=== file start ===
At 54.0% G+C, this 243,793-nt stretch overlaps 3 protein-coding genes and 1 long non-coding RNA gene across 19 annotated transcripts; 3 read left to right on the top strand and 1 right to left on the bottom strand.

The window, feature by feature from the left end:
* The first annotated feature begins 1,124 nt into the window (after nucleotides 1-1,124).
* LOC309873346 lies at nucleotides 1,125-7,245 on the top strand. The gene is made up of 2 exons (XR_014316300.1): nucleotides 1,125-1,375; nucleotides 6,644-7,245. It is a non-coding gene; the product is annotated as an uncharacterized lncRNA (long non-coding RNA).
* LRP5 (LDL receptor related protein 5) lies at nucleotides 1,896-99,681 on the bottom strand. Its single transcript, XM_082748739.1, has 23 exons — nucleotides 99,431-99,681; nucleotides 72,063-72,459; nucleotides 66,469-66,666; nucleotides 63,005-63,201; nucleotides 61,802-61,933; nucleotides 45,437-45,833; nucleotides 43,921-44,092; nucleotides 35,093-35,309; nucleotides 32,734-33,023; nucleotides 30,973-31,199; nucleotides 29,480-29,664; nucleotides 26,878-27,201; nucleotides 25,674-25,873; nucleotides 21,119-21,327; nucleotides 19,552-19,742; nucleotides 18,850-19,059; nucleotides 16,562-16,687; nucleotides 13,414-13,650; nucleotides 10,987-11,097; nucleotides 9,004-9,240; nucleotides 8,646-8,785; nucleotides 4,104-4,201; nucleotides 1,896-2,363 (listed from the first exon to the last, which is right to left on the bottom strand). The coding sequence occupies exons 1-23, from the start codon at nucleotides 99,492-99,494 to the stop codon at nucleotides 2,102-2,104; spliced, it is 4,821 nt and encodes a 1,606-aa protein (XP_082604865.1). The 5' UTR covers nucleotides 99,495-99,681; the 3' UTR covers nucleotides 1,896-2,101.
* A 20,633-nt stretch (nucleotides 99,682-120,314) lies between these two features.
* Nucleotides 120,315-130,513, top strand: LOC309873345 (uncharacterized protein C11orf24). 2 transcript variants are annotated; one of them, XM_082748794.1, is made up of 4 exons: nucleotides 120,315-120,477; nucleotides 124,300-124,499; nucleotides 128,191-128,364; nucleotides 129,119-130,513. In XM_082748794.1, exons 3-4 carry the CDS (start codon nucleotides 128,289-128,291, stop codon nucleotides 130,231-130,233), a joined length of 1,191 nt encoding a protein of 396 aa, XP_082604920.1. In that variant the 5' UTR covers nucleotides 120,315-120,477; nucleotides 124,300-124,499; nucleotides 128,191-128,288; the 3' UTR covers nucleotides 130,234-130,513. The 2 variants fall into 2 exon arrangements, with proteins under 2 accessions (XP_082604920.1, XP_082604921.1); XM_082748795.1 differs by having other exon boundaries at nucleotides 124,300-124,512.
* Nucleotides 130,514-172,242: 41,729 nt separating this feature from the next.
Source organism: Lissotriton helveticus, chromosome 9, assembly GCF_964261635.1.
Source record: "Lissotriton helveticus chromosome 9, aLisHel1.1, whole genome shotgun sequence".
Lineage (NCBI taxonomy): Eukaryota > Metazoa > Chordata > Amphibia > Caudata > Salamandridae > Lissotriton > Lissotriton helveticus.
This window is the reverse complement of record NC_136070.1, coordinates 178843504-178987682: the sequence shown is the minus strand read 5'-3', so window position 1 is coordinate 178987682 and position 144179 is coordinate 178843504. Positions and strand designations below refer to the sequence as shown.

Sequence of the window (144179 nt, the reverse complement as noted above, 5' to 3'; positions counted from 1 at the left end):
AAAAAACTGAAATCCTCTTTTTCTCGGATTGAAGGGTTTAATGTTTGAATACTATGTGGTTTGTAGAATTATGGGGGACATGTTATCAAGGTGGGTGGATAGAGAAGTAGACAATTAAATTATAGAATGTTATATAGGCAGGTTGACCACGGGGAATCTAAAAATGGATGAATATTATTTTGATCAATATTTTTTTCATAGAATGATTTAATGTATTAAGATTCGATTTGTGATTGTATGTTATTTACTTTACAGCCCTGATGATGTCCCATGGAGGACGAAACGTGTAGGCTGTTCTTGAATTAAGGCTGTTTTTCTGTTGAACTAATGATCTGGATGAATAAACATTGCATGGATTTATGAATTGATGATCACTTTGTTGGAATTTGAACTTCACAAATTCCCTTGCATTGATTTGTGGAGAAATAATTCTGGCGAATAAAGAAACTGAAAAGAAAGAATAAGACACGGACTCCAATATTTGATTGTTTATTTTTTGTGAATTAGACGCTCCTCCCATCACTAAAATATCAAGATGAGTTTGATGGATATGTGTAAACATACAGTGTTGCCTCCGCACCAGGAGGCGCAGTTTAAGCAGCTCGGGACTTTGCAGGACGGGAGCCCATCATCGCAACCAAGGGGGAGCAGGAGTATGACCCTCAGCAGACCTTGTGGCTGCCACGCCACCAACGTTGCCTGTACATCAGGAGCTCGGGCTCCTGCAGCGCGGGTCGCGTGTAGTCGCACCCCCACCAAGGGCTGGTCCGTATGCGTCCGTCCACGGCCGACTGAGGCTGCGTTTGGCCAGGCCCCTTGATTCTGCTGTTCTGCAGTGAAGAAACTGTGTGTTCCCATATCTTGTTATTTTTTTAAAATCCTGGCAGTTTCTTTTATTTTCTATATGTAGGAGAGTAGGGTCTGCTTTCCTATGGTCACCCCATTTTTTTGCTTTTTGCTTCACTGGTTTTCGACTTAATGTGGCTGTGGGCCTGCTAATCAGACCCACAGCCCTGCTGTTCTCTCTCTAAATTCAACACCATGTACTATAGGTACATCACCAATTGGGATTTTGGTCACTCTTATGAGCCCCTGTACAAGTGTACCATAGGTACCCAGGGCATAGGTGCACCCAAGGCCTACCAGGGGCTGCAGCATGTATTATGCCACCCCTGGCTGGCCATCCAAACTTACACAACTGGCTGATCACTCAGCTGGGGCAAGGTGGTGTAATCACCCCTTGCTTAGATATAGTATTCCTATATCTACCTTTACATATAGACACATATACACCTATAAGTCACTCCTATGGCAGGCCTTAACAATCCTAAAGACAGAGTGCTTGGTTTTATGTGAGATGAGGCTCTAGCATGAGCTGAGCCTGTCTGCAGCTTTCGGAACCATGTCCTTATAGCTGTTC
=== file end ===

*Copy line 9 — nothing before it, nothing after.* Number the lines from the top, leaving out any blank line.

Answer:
Source organism: Lissotriton helveticus, chromosome 9, assembly GCF_964261635.1.